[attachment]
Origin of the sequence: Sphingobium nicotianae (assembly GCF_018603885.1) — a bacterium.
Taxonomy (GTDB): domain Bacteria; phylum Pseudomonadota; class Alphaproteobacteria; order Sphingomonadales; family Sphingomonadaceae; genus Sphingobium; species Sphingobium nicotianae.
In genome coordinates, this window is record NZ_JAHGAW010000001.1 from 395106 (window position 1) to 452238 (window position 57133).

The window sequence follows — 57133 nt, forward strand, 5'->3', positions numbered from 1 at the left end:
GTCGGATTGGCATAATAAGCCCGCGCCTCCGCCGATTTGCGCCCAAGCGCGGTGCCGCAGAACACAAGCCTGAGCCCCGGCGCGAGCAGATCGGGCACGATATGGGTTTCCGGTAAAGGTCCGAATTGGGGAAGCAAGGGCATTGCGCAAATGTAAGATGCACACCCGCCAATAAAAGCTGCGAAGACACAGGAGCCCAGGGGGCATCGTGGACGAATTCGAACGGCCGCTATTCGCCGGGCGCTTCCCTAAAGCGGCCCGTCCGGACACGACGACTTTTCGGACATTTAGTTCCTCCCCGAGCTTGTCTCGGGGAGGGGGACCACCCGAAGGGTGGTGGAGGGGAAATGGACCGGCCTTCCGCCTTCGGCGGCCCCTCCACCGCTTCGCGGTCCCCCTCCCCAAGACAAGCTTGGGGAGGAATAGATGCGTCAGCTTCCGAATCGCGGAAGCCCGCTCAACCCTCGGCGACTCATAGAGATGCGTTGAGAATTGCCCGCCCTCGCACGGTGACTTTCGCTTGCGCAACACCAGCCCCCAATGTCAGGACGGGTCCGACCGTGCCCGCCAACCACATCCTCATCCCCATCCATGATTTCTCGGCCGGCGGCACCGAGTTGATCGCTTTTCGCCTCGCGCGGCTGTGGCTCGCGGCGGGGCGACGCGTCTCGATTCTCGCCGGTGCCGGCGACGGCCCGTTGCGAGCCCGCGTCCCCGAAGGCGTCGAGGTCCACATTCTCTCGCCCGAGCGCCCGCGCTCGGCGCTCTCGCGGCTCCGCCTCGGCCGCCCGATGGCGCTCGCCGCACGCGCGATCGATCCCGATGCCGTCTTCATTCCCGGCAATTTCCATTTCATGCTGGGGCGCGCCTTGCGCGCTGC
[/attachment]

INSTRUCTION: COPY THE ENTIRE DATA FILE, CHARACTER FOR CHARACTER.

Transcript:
Origin of the sequence: Sphingobium nicotianae (assembly GCF_018603885.1) — a bacterium.
Taxonomy (GTDB): domain Bacteria; phylum Pseudomonadota; class Alphaproteobacteria; order Sphingomonadales; family Sphingomonadaceae; genus Sphingobium; species Sphingobium nicotianae.
In genome coordinates, this window is record NZ_JAHGAW010000001.1 from 395106 (window position 1) to 452238 (window position 57133).

The window sequence follows — 57133 nt, forward strand, 5'->3', positions numbered from 1 at the left end:
GTCGGATTGGCATAATAAGCCCGCGCCTCCGCCGATTTGCGCCCAAGCGCGGTGCCGCAGAACACAAGCCTGAGCCCCGGCGCGAGCAGATCGGGCACGATATGGGTTTCCGGTAAAGGTCCGAATTGGGGAAGCAAGGGCATTGCGCAAATGTAAGATGCACACCCGCCAATAAAAGCTGCGAAGACACAGGAGCCCAGGGGGCATCGTGGACGAATTCGAACGGCCGCTATTCGCCGGGCGCTTCCCTAAAGCGGCCCGTCCGGACACGACGACTTTTCGGACATTTAGTTCCTCCCCGAGCTTGTCTCGGGGAGGGGGACCACCCGAAGGGTGGTGGAGGGGAAATGGACCGGCCTTCCGCCTTCGGCGGCCCCTCCACCGCTTCGCGGTCCCCCTCCCCAAGACAAGCTTGGGGAGGAATAGATGCGTCAGCTTCCGAATCGCGGAAGCCCGCTCAACCCTCGGCGACTCATAGAGATGCGTTGAGAATTGCCCGCCCTCGCACGGTGACTTTCGCTTGCGCAACACCAGCCCCCAATGTCAGGACGGGTCCGACCGTGCCCGCCAACCACATCCTCATCCCCATCCATGATTTCTCGGCCGGCGGCACCGAGTTGATCGCTTTTCGCCTCGCGCGGCTGTGGCTCGCGGCGGGGCGACGCGTCTCGATTCTCGCCGGTGCCGGCGACGGCCCGTTGCGAGCCCGCGTCCCCGAAGGCGTCGAGGTCCACATTCTCTCGCCCGAGCGCCCGCGCTCGGCGCTCTCGCGGCTCCGCCTCGGCCGCCCGATGGCGCTCGCCGCACGCGCGATCGATCCCGATGCCGTCTTCATTCCCGGCAATTTCCATTTCATGCTGGGGCGCGCCTTGCGCGCTGC